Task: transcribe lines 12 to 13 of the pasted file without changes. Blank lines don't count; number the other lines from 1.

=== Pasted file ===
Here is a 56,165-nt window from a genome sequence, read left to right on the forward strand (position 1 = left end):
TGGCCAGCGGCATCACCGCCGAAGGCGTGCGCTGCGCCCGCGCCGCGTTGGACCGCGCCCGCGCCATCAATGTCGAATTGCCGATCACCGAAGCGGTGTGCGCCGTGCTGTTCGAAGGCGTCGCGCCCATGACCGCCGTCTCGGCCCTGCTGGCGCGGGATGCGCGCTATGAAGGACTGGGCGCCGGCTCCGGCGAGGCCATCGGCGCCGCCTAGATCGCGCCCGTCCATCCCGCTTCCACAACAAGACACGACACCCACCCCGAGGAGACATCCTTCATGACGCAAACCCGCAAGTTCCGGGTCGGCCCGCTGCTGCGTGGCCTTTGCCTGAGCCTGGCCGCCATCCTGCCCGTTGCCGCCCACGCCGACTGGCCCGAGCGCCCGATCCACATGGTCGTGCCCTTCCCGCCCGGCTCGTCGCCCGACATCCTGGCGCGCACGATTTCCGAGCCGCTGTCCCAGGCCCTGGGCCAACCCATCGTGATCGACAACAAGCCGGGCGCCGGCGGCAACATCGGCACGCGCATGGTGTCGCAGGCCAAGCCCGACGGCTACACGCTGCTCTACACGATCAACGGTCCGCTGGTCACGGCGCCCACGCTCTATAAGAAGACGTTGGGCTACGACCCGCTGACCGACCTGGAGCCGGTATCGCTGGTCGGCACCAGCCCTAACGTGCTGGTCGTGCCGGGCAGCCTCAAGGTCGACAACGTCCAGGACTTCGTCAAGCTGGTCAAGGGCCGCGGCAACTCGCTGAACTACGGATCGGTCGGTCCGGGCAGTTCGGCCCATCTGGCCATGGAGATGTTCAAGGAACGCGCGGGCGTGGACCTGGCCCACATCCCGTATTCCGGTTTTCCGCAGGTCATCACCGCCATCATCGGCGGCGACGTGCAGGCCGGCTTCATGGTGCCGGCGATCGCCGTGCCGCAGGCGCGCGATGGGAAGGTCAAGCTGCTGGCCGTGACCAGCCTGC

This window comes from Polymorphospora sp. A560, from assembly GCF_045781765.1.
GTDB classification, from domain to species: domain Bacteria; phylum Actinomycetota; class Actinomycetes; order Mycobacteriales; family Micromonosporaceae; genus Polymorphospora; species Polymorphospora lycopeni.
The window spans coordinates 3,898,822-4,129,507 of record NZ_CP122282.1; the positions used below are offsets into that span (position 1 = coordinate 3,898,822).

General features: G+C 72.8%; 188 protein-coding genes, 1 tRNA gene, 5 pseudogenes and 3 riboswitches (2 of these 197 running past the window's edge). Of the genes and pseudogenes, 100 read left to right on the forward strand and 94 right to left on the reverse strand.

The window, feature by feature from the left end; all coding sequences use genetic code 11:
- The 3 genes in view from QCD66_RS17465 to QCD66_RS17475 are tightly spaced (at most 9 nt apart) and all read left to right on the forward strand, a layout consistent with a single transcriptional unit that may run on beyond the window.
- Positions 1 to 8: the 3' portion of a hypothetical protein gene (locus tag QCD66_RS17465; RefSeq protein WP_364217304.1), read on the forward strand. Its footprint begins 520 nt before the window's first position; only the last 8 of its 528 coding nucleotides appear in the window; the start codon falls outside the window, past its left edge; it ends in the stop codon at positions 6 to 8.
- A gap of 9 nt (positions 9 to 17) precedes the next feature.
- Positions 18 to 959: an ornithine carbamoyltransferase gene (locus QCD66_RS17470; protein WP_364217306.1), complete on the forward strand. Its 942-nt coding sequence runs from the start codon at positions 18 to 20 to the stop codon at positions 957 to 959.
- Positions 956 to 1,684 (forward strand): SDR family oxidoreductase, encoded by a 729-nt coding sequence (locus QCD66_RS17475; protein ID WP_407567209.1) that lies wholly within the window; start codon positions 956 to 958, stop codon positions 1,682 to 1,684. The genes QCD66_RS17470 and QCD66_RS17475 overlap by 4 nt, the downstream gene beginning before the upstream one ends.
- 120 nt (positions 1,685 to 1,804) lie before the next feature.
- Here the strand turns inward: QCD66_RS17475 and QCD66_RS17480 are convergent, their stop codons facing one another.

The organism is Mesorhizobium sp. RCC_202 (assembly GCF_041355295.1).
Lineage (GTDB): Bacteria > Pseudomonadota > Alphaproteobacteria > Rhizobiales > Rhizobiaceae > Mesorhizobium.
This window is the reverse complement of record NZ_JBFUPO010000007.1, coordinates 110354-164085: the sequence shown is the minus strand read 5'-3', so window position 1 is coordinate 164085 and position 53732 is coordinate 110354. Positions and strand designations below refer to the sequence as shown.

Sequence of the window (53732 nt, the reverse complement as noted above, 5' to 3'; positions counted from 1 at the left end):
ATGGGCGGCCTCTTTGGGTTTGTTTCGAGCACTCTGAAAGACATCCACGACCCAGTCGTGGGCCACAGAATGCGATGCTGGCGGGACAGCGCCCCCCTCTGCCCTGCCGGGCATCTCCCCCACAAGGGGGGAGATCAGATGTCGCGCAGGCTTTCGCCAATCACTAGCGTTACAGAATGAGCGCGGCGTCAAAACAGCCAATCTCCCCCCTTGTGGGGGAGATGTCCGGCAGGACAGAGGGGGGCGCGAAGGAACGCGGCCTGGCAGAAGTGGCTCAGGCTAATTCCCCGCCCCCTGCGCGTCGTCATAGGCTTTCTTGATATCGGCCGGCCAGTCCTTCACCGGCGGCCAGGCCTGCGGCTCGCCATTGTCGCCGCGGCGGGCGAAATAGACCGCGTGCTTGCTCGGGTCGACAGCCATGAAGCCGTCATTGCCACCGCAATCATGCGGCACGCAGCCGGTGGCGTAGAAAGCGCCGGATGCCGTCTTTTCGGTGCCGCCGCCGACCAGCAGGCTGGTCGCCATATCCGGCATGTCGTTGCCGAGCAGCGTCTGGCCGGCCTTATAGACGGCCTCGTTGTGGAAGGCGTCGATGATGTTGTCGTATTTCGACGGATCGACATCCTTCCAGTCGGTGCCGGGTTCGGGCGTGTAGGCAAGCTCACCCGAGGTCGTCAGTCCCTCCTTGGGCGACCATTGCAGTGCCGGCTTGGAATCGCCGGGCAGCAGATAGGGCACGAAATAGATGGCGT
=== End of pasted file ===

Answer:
- Positions 956 to 1,684 (forward strand): SDR family oxidoreductase, encoded by a 729-nt coding sequence (locus QCD66_RS17475; protein ID WP_407567209.1) that lies wholly within the window; start codon positions 956 to 958, stop codon positions 1,682 to 1,684. The genes QCD66_RS17470 and QCD66_RS17475 overlap by 4 nt, the downstream gene beginning before the upstream one ends.
- 120 nt (positions 1,685 to 1,804) lie before the next feature.